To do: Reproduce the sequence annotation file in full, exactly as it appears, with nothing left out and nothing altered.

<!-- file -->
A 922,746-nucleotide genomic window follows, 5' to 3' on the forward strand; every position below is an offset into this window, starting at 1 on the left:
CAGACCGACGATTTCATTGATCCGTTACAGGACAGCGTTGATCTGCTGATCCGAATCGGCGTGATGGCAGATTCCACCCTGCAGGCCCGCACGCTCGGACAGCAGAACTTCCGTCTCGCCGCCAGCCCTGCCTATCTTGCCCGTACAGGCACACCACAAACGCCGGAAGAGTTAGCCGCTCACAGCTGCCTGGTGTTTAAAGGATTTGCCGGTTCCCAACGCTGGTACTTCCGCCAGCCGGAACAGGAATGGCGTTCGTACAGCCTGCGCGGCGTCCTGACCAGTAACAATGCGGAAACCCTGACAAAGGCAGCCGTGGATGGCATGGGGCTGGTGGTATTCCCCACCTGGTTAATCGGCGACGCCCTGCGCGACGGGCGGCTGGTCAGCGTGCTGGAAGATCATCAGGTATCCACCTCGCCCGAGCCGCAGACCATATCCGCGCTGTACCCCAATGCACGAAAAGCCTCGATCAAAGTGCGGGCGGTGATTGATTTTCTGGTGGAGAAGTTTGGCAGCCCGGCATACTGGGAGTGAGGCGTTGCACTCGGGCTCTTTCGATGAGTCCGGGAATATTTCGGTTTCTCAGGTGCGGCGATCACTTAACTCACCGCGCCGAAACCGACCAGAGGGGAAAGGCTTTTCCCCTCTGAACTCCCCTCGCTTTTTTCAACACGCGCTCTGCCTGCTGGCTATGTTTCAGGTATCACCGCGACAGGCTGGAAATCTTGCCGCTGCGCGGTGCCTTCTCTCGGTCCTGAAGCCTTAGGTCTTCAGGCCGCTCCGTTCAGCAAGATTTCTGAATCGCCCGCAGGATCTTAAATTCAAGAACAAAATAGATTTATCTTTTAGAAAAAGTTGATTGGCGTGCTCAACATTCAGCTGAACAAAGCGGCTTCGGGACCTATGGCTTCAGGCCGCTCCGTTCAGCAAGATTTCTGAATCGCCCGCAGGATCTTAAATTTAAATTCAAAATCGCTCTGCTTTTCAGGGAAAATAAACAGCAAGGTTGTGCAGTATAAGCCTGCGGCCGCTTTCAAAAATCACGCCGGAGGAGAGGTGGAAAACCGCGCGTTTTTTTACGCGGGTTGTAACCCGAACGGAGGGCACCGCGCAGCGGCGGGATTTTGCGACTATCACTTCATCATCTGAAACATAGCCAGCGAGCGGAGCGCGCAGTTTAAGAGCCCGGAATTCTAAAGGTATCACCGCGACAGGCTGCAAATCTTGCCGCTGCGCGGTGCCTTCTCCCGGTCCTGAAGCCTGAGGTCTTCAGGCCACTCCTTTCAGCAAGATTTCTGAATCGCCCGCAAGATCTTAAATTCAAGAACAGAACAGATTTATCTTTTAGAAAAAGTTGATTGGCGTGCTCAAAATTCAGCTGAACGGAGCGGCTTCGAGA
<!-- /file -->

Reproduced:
A 922,746-nucleotide genomic window follows, 5' to 3' on the forward strand; every position below is an offset into this window, starting at 1 on the left:
CAGACCGACGATTTCATTGATCCGTTACAGGACAGCGTTGATCTGCTGATCCGAATCGGCGTGATGGCAGATTCCACCCTGCAGGCCCGCACGCTCGGACAGCAGAACTTCCGTCTCGCCGCCAGCCCTGCCTATCTTGCCCGTACAGGCACACCACAAACGCCGGAAGAGTTAGCCGCTCACAGCTGCCTGGTGTTTAAAGGATTTGCCGGTTCCCAACGCTGGTACTTCCGCCAGCCGGAACAGGAATGGCGTTCGTACAGCCTGCGCGGCGTCCTGACCAGTAACAATGCGGAAACCCTGACAAAGGCAGCCGTGGATGGCATGGGGCTGGTGGTATTCCCCACCTGGTTAATCGGCGACGCCCTGCGCGACGGGCGGCTGGTCAGCGTGCTGGAAGATCATCAGGTATCCACCTCGCCCGAGCCGCAGACCATATCCGCGCTGTACCCCAATGCACGAAAAGCCTCGATCAAAGTGCGGGCGGTGATTGATTTTCTGGTGGAGAAGTTTGGCAGCCCGGCATACTGGGAGTGAGGCGTTGCACTCGGGCTCTTTCGATGAGTCCGGGAATATTTCGGTTTCTCAGGTGCGGCGATCACTTAACTCACCGCGCCGAAACCGACCAGAGGGGAAAGGCTTTTCCCCTCTGAACTCCCCTCGCTTTTTTCAACACGCGCTCTGCCTGCTGGCTATGTTTCAGGTATCACCGCGACAGGCTGGAAATCTTGCCGCTGCGCGGTGCCTTCTCTCGGTCCTGAAGCCTTAGGTCTTCAGGCCGCTCCGTTCAGCAAGATTTCTGAATCGCCCGCAGGATCTTAAATTCAAGAACAAAATAGATTTATCTTTTAGAAAAAGTTGATTGGCGTGCTCAACATTCAGCTGAACAAAGCGGCTTCGGGACCTATGGCTTCAGGCCGCTCCGTTCAGCAAGATTTCTGAATCGCCCGCAGGATCTTAAATTTAAATTCAAAATCGCTCTGCTTTTCAGGGAAAATAAACAGCAAGGTTGTGCAGTATAAGCCTGCGGCCGCTTTCAAAAATCACGCCGGAGGAGAGGTGGAAAACCGCGCGTTTTTTTACGCGGGTTGTAACCCGAACGGAGGGCACCGCGCAGCGGCGGGATTTTGCGACTATCACTTCATCATCTGAAACATAGCCAGCGAGCGGAGCGCGCAGTTTAAGAGCCCGGAATTCTAAAGGTATCACCGCGACAGGCTGCAAATCTTGCCGCTGCGCGGTGCCTTCTCCCGGTCCTGAAGCCTGAGGTCTTCAGGCCACTCCTTTCAGCAAGATTTCTGAATCGCCCGCAAGATCTTAAATTCAAGAACAGAACAGATTTATCTTTTAGAAAAAGTTGATTGGCGTGCTCAAAATTCAGCTGAACGGAGCGGCTTCGAGA